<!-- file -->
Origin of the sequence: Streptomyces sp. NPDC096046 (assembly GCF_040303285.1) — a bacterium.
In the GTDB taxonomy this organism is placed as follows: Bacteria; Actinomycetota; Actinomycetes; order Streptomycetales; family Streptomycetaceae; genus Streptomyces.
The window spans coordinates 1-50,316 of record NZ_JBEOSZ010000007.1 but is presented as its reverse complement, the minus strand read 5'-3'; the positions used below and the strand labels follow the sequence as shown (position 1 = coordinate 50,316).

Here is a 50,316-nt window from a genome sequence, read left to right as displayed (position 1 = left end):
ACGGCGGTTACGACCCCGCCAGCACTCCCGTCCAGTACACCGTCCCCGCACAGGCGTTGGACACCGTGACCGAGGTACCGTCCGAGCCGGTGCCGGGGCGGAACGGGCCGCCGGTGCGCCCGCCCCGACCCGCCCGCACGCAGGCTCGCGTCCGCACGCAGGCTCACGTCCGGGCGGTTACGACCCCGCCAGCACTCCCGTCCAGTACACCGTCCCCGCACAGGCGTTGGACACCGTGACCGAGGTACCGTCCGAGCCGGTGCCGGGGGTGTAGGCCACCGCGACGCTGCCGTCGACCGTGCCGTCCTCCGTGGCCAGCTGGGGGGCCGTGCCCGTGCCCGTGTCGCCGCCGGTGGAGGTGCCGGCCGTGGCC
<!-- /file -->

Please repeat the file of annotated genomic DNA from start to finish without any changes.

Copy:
Origin of the sequence: Streptomyces sp. NPDC096046 (assembly GCF_040303285.1) — a bacterium.
In the GTDB taxonomy this organism is placed as follows: Bacteria; Actinomycetota; Actinomycetes; order Streptomycetales; family Streptomycetaceae; genus Streptomyces.
The window spans coordinates 1-50,316 of record NZ_JBEOSZ010000007.1 but is presented as its reverse complement, the minus strand read 5'-3'; the positions used below and the strand labels follow the sequence as shown (position 1 = coordinate 50,316).

Here is a 50,316-nt window from a genome sequence, read left to right as displayed (position 1 = left end):
ACGGCGGTTACGACCCCGCCAGCACTCCCGTCCAGTACACCGTCCCCGCACAGGCGTTGGACACCGTGACCGAGGTACCGTCCGAGCCGGTGCCGGGGCGGAACGGGCCGCCGGTGCGCCCGCCCCGACCCGCCCGCACGCAGGCTCGCGTCCGCACGCAGGCTCACGTCCGGGCGGTTACGACCCCGCCAGCACTCCCGTCCAGTACACCGTCCCCGCACAGGCGTTGGACACCGTGACCGAGGTACCGTCCGAGCCGGTGCCGGGGGTGTAGGCCACCGCGACGCTGCCGTCGACCGTGCCGTCCTCCGTGGCCAGCTGGGGGGCCGTGCCCGTGCCCGTGTCGCCGCCGGTGGAGGTGCCGGCCGTGGCC